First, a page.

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I'm hoping to see the April 2024 total eclipse (which would be my first), and am considering buying equipment to improve the view. Of course I'll have generic solar filter glasses, but I'm wondering if magnification would be helpful. (I'm not going to spend time on photography, as I don't want to be distracted from the experience, and there will be plenty of photos posted that are better than what I could produce.)

So, for those who have seen total eclipses: would binoculars give me a better view of totality? If so, what field width would cover the most interesting part of the corona?

Edit: I'm considering getting a pair of very-wide-angle binoculars, e.g. the Orion 2x54 Ultra Wide Angle Binoculars. Would that help with viewing the corona?

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    $\begingroup$ 600-800mm focal length for a full frame camera leaves enough room for view of the corona. No binoculars would be anywhere near that, so pretty much any would do. There would not be much extra detail to view, as the corona is kinda fuzzy to begin with. Also, it would be a very serious issue if totality ended while you were looking through them. So I don't think they'd be a worthwhile use. $\endgroup$ Commented Jun 19, 2023 at 5:06
  • $\begingroup$ Lots of info & diagrams from Fred Espenak for the Total Solar Eclipse of 2024 Apr 08 eclipsewise.com/solar/SEprime/2001-2100/SE2024Apr08Tprime.html $\endgroup$
    – PM 2Ring
    Commented Jun 20, 2023 at 1:29

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Speaking from my experience of the 1999 eclipse visible from southern England, no. Use your naked eyes and commit the experience to memory.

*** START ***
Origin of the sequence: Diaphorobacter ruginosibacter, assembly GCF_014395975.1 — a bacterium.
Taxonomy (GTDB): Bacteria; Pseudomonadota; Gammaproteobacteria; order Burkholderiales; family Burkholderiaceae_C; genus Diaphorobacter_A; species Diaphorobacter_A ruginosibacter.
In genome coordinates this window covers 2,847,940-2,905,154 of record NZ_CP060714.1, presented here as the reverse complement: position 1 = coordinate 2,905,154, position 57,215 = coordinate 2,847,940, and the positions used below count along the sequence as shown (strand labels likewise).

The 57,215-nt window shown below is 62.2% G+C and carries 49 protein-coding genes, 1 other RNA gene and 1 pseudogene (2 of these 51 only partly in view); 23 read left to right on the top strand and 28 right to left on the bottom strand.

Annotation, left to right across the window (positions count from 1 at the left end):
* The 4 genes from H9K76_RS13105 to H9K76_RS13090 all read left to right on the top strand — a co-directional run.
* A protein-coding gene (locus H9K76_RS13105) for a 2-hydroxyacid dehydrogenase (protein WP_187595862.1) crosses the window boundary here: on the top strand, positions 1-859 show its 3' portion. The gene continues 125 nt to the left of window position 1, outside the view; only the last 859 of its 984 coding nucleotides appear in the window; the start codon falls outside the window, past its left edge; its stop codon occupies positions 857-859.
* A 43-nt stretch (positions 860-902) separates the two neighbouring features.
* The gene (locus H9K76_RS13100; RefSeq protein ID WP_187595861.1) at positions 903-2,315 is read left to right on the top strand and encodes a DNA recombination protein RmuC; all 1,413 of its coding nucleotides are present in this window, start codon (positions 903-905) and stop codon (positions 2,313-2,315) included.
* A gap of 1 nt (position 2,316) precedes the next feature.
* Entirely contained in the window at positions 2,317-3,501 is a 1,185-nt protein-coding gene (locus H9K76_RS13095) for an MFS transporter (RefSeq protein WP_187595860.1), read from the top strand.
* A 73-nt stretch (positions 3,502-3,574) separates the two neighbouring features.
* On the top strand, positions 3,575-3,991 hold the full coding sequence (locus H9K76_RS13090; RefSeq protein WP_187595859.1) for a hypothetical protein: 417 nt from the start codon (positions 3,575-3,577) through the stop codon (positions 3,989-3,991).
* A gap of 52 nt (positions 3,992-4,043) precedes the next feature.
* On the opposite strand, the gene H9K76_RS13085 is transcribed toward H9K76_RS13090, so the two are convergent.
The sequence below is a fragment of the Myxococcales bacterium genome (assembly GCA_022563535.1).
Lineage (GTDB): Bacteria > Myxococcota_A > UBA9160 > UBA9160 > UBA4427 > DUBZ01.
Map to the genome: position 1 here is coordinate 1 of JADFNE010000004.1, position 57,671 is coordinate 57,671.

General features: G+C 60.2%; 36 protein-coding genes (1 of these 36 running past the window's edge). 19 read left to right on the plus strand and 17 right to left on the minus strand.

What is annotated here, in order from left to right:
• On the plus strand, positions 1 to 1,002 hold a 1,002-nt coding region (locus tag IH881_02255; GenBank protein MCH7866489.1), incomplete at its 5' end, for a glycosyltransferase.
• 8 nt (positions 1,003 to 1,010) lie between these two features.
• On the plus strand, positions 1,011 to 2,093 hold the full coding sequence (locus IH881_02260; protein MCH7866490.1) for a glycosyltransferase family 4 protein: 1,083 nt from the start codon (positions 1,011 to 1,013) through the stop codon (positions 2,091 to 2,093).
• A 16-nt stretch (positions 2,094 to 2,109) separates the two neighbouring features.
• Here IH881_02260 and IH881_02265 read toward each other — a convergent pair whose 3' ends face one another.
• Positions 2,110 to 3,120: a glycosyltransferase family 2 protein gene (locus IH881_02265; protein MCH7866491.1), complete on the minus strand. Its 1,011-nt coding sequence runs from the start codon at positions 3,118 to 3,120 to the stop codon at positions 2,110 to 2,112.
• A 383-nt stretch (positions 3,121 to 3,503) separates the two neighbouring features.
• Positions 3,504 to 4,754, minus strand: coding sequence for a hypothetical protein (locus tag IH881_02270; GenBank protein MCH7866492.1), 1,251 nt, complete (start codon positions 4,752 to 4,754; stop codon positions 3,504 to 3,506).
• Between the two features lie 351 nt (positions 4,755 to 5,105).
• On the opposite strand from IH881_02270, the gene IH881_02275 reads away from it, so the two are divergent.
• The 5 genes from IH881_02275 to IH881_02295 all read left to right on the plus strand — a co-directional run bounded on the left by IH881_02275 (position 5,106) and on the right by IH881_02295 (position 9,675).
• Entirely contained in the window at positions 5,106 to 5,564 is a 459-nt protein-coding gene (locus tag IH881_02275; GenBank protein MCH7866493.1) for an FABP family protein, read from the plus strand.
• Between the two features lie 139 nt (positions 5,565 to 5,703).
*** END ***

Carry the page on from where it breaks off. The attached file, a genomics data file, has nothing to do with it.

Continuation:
I was lucky to see a gap in the clouds that day, many weren't.

Don't get hung up on optical aids, as you suggest, they can distract you from the experience.

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Well, the Great American Eclipse of 2024 is done, and I wanted to answer my own question with my experience.

Here's the equipment I brought.

  • Fujinon 14x40 stabilized binoculars:

Fujinon 14x40 stabilized binoculars, front view

  • 4" x 4" Thousand Oaks Optical SolarLite Solar Filter Film:

Thousand Oaks Optical SolarLite Solar Filter Film

  • Cardboard filter mount, lovingly crafted from two layers of cardboard to be a friction-fit onto the front of the Fujinons. Back of filter mount, showing aperture and white targeting pin (described below):

Back of filter mount

Front of filter mount, showing filter film taped on:

Front of filter mount

Filter mount in use:

Solar filter mount on Fujinon binoculars

  • Kasai Trading 2.3x40 Wide Field Binoculars:

enter image description here

There were high, thin clouds, which cut the brightness of the Sun perhaps 10%. In the runup to totality, the Fujinon/filter combo was great, giving very clear views of the partially-occulted disc. (I was able to see the moon starting to bite into the sun only a few seconds after theoretical first contact.)

It was a bit hard to find the Sun with the Fujinon/filter, so I added a small pin (actually a tine from a disposable fork) at the top center of the filter, casting a shadow on the user's forehead. When the pin shadow was about 1/2" above the eyebrows, and centered, the Sun was visible through the binocs. (No help when you're the one using the binocs, but it makes it very easy to help someone else find the Sun.)